John Grassby, an international corporate lawyer, was born in Calcutta, India, and grew up in Mexico City. He has taught U.S./Mexico relations at Colorado University and written for The Denver Post on Hispanic issues and our broken health care and legal systems. Has also authored five novels: CALCUTTA SUNRISE © 2012; MEXICO SUNRISE © 2016; LINK © 2018, CIRCO MAXIMUS CIRCO MODERNUS © 2020, and his fifth, THE BITCH is due out early 2022.
Litigation vs. Mediation
People are seldom angry for the reasons they allege, or even at the persons against whom they direct their anger. One of the results is that lawsuits are routinely filed against the wrong people for the wrong reasons making genuine resolution of “the conflict” an unachievable fool’s errand. Worse, this already self-defeating approach is too often exacerbated by “take-no-prisoners; win-whatever-the-cost” trial lawyers, and by “Off with his head! Off with his head!” Judges (as in the Red Queen in Alice in Wonderland), combining to epitomize the antithesis of effective conflict resolution.
By any measure, since the dawn of history, and no doubt well before, conflict has been an integral aspect of human interactions. This has led to countless ways of seeking to resolve conflict, from stone-ax-wielding Neanderthals, to formal duels with swords or primitive single-shot pistols, to endless regional wars, to world wars, to epic high-seas battles between multi-billion-dollar aircraft carriers, to threatened intercontinental atomic missile warfare. To say that, at the end of the day, these tactics have bombed—pun fully intended—is understatement in the extreme. And this is in spite of satisfactory conflict resolution being, at least in theory, a critical component of civil, i.e., civilized, society.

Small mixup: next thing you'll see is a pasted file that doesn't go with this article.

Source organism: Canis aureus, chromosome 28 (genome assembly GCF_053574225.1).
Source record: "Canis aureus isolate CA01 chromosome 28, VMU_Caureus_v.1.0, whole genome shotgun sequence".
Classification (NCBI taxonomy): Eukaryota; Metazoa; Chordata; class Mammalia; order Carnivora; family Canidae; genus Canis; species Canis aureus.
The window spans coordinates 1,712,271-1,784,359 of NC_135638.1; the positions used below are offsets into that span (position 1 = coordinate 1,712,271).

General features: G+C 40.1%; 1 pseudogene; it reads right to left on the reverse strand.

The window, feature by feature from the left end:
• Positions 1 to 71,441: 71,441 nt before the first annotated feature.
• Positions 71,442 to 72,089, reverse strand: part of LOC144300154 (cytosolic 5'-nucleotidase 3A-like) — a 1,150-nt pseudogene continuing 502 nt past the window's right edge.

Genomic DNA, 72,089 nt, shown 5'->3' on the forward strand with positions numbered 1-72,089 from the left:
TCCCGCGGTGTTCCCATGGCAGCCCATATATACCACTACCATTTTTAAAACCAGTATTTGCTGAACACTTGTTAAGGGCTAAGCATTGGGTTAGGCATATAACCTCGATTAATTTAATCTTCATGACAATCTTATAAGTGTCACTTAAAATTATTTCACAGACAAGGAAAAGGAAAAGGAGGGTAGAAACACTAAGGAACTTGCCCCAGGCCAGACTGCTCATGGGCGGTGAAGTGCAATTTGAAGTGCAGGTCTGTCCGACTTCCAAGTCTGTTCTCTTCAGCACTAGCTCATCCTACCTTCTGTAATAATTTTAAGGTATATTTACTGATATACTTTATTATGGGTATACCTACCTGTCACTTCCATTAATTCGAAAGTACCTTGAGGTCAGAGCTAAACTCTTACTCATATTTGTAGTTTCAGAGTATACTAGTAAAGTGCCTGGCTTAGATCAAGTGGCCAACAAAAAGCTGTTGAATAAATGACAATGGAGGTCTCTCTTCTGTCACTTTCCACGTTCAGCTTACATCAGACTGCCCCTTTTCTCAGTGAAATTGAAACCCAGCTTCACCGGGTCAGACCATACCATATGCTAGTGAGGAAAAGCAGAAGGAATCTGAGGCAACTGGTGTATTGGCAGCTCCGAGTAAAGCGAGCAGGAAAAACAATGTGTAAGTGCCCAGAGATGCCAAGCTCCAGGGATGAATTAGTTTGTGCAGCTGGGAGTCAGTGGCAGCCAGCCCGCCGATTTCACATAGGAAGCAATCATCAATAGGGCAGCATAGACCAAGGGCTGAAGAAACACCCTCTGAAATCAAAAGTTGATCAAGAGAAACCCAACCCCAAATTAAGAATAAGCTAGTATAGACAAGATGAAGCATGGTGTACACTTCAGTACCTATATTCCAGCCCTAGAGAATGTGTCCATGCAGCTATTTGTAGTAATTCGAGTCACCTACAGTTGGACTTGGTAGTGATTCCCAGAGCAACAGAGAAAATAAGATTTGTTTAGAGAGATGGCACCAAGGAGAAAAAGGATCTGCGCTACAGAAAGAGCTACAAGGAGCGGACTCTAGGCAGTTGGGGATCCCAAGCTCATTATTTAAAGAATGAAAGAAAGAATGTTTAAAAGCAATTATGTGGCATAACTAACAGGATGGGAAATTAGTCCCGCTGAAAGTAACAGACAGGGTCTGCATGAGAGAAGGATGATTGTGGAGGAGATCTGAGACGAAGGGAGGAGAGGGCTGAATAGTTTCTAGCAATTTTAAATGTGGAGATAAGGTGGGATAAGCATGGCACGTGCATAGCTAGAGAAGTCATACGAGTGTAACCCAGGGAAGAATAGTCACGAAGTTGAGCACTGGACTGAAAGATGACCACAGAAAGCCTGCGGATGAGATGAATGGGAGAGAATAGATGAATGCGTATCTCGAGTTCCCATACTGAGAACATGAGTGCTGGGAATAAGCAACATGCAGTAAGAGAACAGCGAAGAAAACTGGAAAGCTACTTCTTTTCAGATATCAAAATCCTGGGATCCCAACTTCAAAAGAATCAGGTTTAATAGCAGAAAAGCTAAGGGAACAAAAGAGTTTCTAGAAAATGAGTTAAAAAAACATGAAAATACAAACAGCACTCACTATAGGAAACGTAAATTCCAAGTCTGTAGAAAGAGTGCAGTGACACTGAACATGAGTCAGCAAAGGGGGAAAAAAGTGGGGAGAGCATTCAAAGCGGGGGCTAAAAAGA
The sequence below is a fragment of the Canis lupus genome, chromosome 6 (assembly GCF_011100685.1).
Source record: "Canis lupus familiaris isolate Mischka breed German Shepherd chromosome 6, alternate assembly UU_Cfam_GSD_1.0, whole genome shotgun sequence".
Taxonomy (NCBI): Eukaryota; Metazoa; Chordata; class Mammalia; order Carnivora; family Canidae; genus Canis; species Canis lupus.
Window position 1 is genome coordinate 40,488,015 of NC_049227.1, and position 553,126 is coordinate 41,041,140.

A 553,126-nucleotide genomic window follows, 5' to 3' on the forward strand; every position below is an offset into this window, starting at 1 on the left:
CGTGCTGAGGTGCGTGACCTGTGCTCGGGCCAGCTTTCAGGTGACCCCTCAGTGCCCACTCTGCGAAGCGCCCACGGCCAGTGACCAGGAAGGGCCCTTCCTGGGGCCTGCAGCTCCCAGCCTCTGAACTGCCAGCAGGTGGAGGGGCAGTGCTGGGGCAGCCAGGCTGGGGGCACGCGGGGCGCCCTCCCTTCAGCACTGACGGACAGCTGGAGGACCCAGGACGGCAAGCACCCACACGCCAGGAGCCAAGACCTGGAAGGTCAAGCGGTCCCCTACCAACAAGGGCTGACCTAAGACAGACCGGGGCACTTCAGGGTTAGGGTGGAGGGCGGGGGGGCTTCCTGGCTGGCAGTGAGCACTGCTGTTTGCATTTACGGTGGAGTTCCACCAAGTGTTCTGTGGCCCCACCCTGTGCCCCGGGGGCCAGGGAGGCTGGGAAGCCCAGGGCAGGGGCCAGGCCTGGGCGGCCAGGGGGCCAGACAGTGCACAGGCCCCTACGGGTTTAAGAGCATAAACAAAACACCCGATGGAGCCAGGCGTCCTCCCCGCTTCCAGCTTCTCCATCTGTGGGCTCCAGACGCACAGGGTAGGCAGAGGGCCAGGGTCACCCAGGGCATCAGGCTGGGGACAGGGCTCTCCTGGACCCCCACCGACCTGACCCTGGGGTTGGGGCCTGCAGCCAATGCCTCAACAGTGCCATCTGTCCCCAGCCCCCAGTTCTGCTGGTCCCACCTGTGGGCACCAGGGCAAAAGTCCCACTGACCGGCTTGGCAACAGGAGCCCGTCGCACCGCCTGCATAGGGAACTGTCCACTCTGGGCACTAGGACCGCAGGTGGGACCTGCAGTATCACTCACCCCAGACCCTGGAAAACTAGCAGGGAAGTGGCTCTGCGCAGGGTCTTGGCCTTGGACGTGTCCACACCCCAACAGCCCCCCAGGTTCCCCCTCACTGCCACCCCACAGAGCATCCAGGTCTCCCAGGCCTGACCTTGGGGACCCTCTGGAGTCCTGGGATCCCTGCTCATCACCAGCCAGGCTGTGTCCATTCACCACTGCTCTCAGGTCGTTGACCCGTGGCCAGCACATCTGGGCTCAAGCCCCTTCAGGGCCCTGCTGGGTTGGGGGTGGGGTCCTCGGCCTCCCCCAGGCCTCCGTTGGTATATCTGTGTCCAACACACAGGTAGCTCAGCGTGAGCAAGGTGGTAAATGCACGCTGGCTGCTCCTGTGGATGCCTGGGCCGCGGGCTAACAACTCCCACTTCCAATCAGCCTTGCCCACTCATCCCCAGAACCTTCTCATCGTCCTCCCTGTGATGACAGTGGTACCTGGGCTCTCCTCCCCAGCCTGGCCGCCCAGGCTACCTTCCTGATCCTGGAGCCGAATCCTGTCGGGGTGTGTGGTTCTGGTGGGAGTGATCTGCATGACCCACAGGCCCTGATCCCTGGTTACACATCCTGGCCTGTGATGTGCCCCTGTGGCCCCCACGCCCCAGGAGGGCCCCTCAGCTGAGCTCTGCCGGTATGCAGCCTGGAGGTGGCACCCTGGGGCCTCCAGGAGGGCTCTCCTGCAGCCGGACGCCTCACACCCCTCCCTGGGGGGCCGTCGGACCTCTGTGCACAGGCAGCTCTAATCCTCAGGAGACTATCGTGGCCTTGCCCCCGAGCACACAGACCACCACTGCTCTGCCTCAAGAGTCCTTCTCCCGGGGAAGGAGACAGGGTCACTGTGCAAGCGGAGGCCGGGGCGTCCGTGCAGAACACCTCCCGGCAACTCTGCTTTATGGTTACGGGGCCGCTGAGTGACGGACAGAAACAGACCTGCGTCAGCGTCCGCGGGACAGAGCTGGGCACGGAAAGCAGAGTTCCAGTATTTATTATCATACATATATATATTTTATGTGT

From the schoolyard to the board room, from seedy neighborhood bars to upscale country clubs, from local trial courts to the Supreme Court, to the U.N.’s International Court of Justice, our fights seem to endure forever, with few if any genuine resolutions in sight. A quick trip through the deep south reveals that, a century and a half after unconditional surrender by General Lee, substantial pockets of the confederacy remain alive and well, with no shortage of neo-rebels ready and willing to resume the fight to the death against the “War of Northern Aggression” on a moment’s notice. Even with final judgments entered by the court (or on the battle-field), underlying enmities and hatreds can continue to fester and worsen for lifetimes, and beyond.
Trial lawyers are direct lineal descendants of trial-by-combat vassals hired by lords to win fights against vassals representing other lords, with whomever won deemed “right.” A thousand years later, we’ve advanced all the way to where it’s not only which side can hire the fiercest stand-in fighter. It’s also which side has the most money, staying power, access to the media and other resources, and can hire the fiercest stand-in fighter, aka trial lawyer, whose “Rules of Professional Conduct” mandate that he/ she “zealously represent the client,” and whose marching orders from the client are, “Whatever it takes, win, baby, win!”